As it cripples countries’ health care and economic systems, the coronavirus has also unleashed an avalanche of information on the public, some reliable and some less so. Reliable information on the financial support available for those in Australia has been hard to come by as well, so here are five key tips to help those affected.
1. Contact your bank – but start online
Almost every major bank in Australia has pledged to support those financial affected by the coronavirus. Offers of loan repayment holidays, fee deferrals and the like have been issued across the industry. Now is not a great time to visit a branch or call bank hotlines, however, and the best place to start is online. The links below provide information on the services available to customers of the ten largest banks in Australia.
|Bendigo Bank||Macquarie Bank|
2. Make sure your mygov account is ready to go
For those who are unfamiliar, mygov is a centralised hub for federal government services (Centrelink, the ATO, Medicare etc). Even clients who are not imminently looking to claim benefits should make sure they have their mygov account set up and linked to the relevant services.
Already the government has flagged that it will be managing a mass of JobSeeker Payment (previously Newstart Allowance) applications online. The same goes for those who are considering applying to use the $10,000 per financial year withdrawal from super. This will be managed by the ATO through mygov.
Despite the widely-publicised failings of mygov under volume, this will remain the preferred mechanism for the federal government to register hundreds of thousands of people for support.
3. Get familiar with the support offered by your state or territory government
Each state and territory has responded to the coronavirus outbreak in different ways, both in terms of public health policy, and financial support. Many governments are offering payroll tax waivers – some of which require application and some of which do not. Others are automatically freezing payment and rate amounts. Almost all are offering industry-specific support.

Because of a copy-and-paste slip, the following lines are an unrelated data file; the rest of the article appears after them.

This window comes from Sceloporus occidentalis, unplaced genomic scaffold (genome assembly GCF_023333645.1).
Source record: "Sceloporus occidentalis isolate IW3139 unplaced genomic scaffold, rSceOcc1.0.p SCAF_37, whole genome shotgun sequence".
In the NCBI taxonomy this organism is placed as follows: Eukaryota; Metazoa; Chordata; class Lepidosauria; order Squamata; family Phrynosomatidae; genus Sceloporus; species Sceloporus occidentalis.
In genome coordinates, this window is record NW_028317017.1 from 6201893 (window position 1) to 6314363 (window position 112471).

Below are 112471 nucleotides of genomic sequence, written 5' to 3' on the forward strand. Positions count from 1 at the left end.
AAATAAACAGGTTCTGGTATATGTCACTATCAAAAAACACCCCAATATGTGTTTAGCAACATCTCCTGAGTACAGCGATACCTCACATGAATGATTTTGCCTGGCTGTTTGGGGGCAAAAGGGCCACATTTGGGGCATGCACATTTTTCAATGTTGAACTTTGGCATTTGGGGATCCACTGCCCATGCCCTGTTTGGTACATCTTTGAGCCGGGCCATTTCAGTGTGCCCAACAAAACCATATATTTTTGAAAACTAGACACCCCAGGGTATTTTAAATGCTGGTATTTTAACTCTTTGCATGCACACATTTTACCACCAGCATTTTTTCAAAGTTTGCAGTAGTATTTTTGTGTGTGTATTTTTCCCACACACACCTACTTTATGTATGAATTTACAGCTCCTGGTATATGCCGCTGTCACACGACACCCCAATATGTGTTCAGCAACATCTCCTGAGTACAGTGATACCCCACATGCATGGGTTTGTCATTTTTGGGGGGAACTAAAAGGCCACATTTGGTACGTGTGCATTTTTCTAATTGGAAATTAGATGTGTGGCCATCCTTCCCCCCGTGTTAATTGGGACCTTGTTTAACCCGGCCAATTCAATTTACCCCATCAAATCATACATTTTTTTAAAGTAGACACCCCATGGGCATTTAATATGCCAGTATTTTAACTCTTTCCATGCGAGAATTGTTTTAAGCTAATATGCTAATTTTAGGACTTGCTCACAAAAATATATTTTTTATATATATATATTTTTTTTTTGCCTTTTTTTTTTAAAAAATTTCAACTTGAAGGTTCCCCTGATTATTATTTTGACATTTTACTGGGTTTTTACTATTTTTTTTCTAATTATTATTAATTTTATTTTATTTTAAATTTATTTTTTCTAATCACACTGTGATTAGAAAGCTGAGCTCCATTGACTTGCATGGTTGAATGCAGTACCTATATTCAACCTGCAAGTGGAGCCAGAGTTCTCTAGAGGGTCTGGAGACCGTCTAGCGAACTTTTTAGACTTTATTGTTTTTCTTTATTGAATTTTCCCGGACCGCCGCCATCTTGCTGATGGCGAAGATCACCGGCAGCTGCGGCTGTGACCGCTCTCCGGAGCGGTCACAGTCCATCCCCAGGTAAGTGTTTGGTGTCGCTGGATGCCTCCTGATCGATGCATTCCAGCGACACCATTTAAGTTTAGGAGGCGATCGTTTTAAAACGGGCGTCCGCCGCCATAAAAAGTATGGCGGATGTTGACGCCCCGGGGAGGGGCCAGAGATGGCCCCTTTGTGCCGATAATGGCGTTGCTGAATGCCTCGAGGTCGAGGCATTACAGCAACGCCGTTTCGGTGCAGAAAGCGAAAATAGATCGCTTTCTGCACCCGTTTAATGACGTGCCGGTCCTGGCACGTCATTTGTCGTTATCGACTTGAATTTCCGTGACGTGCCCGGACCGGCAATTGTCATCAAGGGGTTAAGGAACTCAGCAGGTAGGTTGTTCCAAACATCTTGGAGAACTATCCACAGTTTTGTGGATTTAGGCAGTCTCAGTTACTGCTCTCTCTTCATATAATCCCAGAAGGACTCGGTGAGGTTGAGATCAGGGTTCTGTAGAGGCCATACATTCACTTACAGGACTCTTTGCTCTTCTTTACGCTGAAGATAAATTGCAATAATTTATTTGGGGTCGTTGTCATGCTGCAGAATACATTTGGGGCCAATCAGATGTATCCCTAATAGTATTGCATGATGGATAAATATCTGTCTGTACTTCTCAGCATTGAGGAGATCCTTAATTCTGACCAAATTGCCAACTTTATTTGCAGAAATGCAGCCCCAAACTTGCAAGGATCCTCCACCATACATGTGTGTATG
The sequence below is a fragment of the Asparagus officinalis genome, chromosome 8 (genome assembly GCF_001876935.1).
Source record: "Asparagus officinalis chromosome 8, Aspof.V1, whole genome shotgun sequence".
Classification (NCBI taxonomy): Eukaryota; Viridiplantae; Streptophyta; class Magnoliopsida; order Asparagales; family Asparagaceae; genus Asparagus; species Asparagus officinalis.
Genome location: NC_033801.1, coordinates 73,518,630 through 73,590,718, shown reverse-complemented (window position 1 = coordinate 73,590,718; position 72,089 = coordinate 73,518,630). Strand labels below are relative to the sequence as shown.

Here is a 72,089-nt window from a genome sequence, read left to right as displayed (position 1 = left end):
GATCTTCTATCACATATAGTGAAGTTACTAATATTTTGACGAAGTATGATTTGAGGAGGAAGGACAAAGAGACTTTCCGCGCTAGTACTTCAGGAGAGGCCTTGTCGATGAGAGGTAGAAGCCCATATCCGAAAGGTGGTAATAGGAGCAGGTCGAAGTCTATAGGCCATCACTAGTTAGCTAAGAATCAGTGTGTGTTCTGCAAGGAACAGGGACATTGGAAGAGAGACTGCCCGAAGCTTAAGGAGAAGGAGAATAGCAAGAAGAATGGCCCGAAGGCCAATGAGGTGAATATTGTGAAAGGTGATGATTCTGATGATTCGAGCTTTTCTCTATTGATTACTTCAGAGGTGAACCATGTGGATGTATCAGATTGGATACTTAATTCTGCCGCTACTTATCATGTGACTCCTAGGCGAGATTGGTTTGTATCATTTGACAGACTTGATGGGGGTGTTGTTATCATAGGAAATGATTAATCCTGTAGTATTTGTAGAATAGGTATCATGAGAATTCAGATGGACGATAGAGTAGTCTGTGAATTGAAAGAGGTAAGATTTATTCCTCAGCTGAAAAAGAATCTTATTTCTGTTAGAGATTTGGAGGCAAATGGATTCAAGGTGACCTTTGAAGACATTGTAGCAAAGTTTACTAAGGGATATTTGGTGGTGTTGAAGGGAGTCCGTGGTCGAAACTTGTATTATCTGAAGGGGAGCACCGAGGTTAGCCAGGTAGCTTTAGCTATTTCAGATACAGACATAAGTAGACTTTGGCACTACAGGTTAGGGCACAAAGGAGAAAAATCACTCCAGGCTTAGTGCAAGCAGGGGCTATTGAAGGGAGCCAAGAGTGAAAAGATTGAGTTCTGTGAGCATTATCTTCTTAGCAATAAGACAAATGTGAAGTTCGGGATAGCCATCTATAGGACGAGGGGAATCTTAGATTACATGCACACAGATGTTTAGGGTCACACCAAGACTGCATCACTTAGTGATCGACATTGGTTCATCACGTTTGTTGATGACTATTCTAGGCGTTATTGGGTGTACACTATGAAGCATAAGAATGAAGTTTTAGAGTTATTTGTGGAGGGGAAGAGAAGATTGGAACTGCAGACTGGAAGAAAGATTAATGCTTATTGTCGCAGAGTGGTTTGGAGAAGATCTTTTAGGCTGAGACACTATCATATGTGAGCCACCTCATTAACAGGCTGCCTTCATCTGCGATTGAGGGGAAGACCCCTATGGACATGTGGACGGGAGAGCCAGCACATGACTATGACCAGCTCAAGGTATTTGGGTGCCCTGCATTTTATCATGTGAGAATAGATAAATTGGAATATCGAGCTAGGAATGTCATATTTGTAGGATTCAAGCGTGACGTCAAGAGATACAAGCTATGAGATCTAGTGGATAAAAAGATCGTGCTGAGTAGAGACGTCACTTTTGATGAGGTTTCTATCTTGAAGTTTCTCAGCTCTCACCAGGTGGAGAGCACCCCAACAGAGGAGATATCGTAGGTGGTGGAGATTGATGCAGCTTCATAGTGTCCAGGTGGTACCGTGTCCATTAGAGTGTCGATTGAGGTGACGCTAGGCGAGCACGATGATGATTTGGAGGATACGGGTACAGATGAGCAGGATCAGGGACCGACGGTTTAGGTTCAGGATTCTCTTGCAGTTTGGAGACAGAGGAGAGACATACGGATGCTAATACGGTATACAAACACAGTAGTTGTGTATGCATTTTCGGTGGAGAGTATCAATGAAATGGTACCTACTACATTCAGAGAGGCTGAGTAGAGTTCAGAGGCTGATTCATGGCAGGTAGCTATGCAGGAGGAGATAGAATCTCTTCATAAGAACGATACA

Advisers and their clients need to watch their local media, and search their state or territory government websites to stay on top of the support on offer.
4. If you are self-isolating, ask for help
For those required to self-isolate, and who are experiencing financial hardship, government and private agencies may be able to help. A number of state governments are offering supplies packages or financial help to those required to self-isolate. Organisations such as the Australian Red Cross are also providing on the ground assistance in some locations.
Help may be available – but it may take some looking.
5. Talk to your child care provider
The federal government is allowing child care providers to still receive the Child Care Supplement (CCS) without obtaining a fee direct from the child’s parent(s) or guardian(s). The rule is designed to allow child care providers to still receive government funding without needing to take fees from parents, particularly in circumstances where centres need to shut down due to infection risks.
There is debate around whether child care centres will do this. If they are not taking fees directly from parents (as well as the CCS), most centres will lose a large portion of their revenue. That said, centres may take this approach as the alternative is to permanently lose enrolments and reduce the prospect of returning to normal revenue levels when social distancing measures are relaxed.
Ultimately, those receiving the CCS will need to talk to their child care provider to determine what course of action the provider is going to take.
Want to know more?
wealthdigital is knowIT digital’s online technical library and advice tool and has a hub on the financial support available to those affected by the coronavirus outbreak. Click here to enquire about subscribing to wealthdigital.
The information contained in this publication is based on the understanding knowIT Group Pty Ltd ABN 27755976705 AFSL 333649 has of the relevant Australian legislation as at the date shown in this publication. The information contained in this publication is of a general nature only and is intended for use by financial advisers and other licensed professionals only. It must not be handed to clients for their keeping nor can any copies of sections of this publication be given to clients. knowIT Group is not a registered tax agent under the Tax Agent Services Act 2009. We recommend that your client be referred to their registered tax agent or legal adviser prior to implementing any recommendations that you may make based on the information contained in this publication.